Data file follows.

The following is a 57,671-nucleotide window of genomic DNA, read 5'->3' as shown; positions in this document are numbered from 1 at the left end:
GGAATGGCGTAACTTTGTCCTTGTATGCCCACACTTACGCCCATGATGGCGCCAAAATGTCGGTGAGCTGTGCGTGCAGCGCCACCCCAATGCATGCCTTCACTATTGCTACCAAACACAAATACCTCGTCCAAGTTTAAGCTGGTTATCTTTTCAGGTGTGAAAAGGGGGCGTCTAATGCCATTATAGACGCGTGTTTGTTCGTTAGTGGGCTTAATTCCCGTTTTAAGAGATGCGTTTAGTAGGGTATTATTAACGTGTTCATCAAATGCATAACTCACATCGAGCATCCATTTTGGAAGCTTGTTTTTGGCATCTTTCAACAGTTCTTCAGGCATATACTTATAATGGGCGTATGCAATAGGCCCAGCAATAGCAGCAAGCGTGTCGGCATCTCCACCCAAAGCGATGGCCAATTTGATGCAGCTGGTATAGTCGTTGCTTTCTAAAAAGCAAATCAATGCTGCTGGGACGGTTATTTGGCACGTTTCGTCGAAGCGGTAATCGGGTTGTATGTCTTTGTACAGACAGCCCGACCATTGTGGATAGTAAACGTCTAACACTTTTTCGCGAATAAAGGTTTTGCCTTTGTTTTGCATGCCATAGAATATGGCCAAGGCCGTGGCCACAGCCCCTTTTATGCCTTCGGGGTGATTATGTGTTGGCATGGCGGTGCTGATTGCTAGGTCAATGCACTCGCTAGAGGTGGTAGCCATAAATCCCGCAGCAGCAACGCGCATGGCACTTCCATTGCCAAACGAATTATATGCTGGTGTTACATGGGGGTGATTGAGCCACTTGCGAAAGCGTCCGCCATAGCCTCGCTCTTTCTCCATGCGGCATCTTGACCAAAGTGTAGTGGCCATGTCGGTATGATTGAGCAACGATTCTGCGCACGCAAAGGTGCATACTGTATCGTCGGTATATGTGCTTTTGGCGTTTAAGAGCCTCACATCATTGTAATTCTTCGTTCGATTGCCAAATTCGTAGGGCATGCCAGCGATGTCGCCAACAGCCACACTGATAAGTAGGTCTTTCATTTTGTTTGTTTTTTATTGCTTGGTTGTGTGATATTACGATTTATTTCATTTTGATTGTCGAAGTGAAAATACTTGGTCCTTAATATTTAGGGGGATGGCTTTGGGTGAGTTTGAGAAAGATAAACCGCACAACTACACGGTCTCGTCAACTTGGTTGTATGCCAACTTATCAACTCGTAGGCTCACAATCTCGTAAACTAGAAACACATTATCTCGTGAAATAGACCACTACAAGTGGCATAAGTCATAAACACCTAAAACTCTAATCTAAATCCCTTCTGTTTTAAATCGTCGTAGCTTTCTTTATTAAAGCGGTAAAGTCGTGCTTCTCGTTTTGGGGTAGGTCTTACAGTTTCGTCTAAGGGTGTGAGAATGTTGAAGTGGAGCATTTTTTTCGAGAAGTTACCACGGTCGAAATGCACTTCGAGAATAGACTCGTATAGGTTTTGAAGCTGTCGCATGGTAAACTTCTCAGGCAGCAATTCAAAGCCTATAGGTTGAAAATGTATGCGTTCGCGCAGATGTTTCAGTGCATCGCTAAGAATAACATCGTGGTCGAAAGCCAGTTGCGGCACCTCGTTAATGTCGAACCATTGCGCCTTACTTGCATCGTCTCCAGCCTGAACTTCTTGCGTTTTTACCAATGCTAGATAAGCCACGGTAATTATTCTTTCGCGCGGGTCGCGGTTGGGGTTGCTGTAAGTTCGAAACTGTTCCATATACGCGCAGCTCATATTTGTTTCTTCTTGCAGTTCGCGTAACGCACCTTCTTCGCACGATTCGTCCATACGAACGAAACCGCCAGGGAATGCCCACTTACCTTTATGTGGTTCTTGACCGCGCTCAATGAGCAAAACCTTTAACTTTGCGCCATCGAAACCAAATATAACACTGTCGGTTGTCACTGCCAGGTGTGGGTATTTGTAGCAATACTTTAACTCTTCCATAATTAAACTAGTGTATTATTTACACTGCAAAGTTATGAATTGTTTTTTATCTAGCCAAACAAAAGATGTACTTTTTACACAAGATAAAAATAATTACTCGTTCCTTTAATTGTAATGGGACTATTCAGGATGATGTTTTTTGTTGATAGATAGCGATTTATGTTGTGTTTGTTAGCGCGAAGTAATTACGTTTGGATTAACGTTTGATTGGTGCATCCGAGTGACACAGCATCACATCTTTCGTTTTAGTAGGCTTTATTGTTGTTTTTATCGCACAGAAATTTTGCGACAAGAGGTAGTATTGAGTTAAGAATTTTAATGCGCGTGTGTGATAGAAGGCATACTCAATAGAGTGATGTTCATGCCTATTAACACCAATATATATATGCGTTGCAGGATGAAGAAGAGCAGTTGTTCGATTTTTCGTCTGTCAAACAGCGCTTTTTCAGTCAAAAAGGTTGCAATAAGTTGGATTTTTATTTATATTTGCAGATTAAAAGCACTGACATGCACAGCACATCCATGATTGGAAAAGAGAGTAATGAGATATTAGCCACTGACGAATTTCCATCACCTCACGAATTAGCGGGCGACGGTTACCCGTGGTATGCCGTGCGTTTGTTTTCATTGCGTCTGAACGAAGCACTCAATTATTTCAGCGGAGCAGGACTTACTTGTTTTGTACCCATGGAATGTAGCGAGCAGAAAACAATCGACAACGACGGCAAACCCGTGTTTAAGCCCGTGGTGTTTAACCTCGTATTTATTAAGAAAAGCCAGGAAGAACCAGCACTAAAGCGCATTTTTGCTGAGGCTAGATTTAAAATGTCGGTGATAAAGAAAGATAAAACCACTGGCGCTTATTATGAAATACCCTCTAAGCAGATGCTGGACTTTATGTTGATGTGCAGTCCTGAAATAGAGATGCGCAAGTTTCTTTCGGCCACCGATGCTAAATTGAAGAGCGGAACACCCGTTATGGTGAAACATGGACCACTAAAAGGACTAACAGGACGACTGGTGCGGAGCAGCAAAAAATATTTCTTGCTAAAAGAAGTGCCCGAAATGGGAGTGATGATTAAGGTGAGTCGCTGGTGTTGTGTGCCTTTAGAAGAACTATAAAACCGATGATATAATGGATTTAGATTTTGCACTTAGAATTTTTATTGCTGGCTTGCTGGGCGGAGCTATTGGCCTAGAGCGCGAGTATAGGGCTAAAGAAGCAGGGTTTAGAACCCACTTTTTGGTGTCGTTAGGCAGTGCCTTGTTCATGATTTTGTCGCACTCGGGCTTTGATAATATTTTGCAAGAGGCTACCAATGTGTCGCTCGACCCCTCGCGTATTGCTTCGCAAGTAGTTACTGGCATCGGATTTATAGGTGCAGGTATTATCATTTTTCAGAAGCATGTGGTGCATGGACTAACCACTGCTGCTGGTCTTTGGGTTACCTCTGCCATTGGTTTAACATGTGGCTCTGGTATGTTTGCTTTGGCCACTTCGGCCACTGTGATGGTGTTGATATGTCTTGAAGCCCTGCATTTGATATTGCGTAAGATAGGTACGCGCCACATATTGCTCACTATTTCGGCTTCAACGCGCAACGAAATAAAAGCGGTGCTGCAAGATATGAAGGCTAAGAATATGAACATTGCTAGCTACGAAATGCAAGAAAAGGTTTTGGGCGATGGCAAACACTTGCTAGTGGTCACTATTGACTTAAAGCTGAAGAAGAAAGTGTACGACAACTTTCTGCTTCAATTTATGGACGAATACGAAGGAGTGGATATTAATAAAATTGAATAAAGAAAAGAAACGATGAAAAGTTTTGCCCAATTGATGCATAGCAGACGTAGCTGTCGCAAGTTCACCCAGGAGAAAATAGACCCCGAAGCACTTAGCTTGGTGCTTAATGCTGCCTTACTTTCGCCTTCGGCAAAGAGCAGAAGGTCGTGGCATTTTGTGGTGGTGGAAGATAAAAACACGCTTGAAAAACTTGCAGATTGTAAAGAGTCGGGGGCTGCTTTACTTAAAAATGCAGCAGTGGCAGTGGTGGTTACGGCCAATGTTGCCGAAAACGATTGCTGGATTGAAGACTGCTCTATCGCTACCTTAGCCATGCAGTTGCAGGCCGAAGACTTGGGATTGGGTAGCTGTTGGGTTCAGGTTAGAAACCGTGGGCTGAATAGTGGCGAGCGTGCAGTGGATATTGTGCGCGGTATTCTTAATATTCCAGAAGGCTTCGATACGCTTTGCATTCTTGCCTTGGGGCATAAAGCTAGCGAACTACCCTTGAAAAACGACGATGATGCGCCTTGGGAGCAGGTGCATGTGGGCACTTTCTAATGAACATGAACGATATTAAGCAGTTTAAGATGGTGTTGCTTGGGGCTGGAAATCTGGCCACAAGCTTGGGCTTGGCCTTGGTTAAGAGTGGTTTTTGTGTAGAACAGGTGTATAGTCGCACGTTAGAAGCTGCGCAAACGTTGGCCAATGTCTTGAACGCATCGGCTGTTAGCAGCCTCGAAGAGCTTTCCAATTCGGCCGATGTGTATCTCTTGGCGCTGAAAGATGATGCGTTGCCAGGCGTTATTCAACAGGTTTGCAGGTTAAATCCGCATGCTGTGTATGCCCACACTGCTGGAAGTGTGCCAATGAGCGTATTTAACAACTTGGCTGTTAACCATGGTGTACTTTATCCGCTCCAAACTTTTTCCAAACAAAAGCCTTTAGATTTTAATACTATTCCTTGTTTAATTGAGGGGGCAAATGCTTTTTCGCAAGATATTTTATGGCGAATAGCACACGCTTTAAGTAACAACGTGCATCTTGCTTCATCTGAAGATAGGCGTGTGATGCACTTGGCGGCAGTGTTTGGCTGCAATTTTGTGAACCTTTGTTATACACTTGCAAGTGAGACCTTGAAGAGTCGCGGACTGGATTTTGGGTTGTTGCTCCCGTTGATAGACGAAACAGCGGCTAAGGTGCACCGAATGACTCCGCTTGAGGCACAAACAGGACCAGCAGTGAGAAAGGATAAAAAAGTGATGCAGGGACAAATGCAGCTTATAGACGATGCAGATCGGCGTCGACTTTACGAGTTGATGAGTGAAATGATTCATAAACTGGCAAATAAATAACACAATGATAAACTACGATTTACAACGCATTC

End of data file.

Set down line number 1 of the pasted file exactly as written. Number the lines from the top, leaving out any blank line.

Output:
The following is a 57,671-nucleotide window of genomic DNA, read 5'->3' as shown; positions in this document are numbered from 1 at the left end: